Marijuana legalization hasn’t hurt alcohol sales in the years since legal markets were established in Colorado, Washington State and Oregon, according to a new study from an alcohol trade association.
The Distilled Spirits Council looked at alcohol tax and shipment data before and after legalization to determine whether cannabis reform impacted sales of spirits, beer or wine in legal states.
“Simply put, the data show there has been no impact on spirits sales from recreational marijuana legalization,” the council’s chief economist, David Ozgo, said in a press release on Thursday.
“We now have four years of retail recreational marijuana sales history in Colorado and Washington state, and three years in Oregon, and each of these markets remain robust for spirits sales,” he said. “We did this study because there is a lot of misinformation circulating about the impact of recreational marijuana legalization on distilled spirits and the wider alcohol market.”
Per capita spirits sales actually increased slightly in post-legalization years, which was consistent with national trends. Sales were up 7.6 percent in Colorado, 5.4 percent in Washington and 3.6 percent in Oregon.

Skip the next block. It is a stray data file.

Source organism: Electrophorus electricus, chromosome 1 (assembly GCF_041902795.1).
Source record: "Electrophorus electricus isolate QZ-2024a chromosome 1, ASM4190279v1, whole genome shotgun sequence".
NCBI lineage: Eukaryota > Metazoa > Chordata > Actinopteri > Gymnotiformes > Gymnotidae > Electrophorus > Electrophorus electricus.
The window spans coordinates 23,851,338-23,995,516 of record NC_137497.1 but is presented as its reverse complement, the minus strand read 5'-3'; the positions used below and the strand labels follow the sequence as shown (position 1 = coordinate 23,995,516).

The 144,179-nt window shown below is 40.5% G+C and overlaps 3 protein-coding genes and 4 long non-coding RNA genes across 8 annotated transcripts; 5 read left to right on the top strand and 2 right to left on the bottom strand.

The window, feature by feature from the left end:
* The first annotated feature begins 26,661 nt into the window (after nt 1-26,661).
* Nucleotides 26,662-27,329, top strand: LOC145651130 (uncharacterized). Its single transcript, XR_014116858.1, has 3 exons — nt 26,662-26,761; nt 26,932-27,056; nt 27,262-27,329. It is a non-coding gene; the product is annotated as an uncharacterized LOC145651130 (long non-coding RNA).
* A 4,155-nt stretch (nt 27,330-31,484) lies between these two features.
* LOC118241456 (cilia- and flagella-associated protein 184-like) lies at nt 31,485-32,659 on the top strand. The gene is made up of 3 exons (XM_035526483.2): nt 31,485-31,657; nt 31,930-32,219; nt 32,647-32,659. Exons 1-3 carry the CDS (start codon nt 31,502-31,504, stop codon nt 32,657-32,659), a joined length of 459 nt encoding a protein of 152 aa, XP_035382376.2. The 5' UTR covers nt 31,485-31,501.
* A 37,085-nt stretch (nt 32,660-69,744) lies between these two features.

The trade association also analyzed beer and wine sales during the same period. For beer, sales were down marginally, with drops of 3.6 percent in Colorado, 2.3 percent in Washington and 3.6 in Oregon. But again, that’s consistent with national trends, according to the study.
Wine sales were mixed across the three states: Up 3.2 percent in Colorado, down 3.1 percent in Washington and up .7 percent in Oregon.
The Distilled Spirits Council also used their analysis as an opportunity to plug their policy recommendations to lawmakers in states considering marijuana legalization. While the association has declined to take a position on whether to legalize, it shared a list of recommendations ranging from equitable taxes on cannabis and alcohol to THC content disclosure requirements.
There is at least one major alcohol group that is willing to support states’ right to legalize, though. The Wine & Spirits Wholesalers of America (WSWA) called for the end of federal marijuana prohibition last year and, in December, went so far as to host a briefing on cannabis policy for lawmakers and congressional staffers.
Reform advocates have questioned whether legal access to marijuana would adversely impact alcohol sales, with more people opting to consume cannabis over booze. There is some research that indicates the alcohol industry is being interrupted in medical marijuana states, but more data is needed.
Photo courtesy of Pixabay.